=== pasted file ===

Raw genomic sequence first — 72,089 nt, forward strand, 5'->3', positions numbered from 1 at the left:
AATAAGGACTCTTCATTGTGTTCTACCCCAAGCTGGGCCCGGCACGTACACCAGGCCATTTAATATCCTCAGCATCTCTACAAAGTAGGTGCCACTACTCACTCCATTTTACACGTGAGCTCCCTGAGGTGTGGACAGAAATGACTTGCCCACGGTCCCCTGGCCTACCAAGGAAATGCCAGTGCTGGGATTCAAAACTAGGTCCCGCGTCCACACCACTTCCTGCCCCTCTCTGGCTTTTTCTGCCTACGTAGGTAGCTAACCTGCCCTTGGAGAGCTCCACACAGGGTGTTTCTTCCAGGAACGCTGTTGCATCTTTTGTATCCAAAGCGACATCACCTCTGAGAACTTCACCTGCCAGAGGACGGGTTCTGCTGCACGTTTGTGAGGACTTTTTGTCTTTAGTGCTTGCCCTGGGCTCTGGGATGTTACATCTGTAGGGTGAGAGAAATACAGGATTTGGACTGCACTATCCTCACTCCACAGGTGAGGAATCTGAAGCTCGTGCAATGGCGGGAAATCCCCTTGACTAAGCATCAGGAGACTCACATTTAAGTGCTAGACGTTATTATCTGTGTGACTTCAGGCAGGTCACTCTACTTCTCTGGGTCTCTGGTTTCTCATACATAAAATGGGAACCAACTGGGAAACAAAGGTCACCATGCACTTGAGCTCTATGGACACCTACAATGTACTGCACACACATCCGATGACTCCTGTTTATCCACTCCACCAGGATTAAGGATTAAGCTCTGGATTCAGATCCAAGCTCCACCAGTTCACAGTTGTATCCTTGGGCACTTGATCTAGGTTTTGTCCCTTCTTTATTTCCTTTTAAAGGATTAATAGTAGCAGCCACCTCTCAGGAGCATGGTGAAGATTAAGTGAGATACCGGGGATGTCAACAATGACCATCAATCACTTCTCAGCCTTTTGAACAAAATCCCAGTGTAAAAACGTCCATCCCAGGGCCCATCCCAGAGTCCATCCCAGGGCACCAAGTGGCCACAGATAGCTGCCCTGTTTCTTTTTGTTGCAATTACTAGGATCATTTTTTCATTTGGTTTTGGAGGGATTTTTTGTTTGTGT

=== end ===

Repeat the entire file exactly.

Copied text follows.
Raw genomic sequence first — 72,089 nt, forward strand, 5'->3', positions numbered from 1 at the left:
AATAAGGACTCTTCATTGTGTTCTACCCCAAGCTGGGCCCGGCACGTACACCAGGCCATTTAATATCCTCAGCATCTCTACAAAGTAGGTGCCACTACTCACTCCATTTTACACGTGAGCTCCCTGAGGTGTGGACAGAAATGACTTGCCCACGGTCCCCTGGCCTACCAAGGAAATGCCAGTGCTGGGATTCAAAACTAGGTCCCGCGTCCACACCACTTCCTGCCCCTCTCTGGCTTTTTCTGCCTACGTAGGTAGCTAACCTGCCCTTGGAGAGCTCCACACAGGGTGTTTCTTCCAGGAACGCTGTTGCATCTTTTGTATCCAAAGCGACATCACCTCTGAGAACTTCACCTGCCAGAGGACGGGTTCTGCTGCACGTTTGTGAGGACTTTTTGTCTTTAGTGCTTGCCCTGGGCTCTGGGATGTTACATCTGTAGGGTGAGAGAAATACAGGATTTGGACTGCACTATCCTCACTCCACAGGTGAGGAATCTGAAGCTCGTGCAATGGCGGGAAATCCCCTTGACTAAGCATCAGGAGACTCACATTTAAGTGCTAGACGTTATTATCTGTGTGACTTCAGGCAGGTCACTCTACTTCTCTGGGTCTCTGGTTTCTCATACATAAAATGGGAACCAACTGGGAAACAAAGGTCACCATGCACTTGAGCTCTATGGACACCTACAATGTACTGCACACACATCCGATGACTCCTGTTTATCCACTCCACCAGGATTAAGGATTAAGCTCTGGATTCAGATCCAAGCTCCACCAGTTCACAGTTGTATCCTTGGGCACTTGATCTAGGTTTTGTCCCTTCTTTATTTCCTTTTAAAGGATTAATAGTAGCAGCCACCTCTCAGGAGCATGGTGAAGATTAAGTGAGATACCGGGGATGTCAACAATGACCATCAATCACTTCTCAGCCTTTTGAACAAAATCCCAGTGTAAAAACGTCCATCCCAGGGCCCATCCCAGAGTCCATCCCAGGGCACCAAGTGGCCACAGATAGCTGCCCTGTTTCTTTTTGTTGCAATTACTAGGATCATTTTTTCATTTGGTTTTGGAGGGATTTTTTGTTTGTGT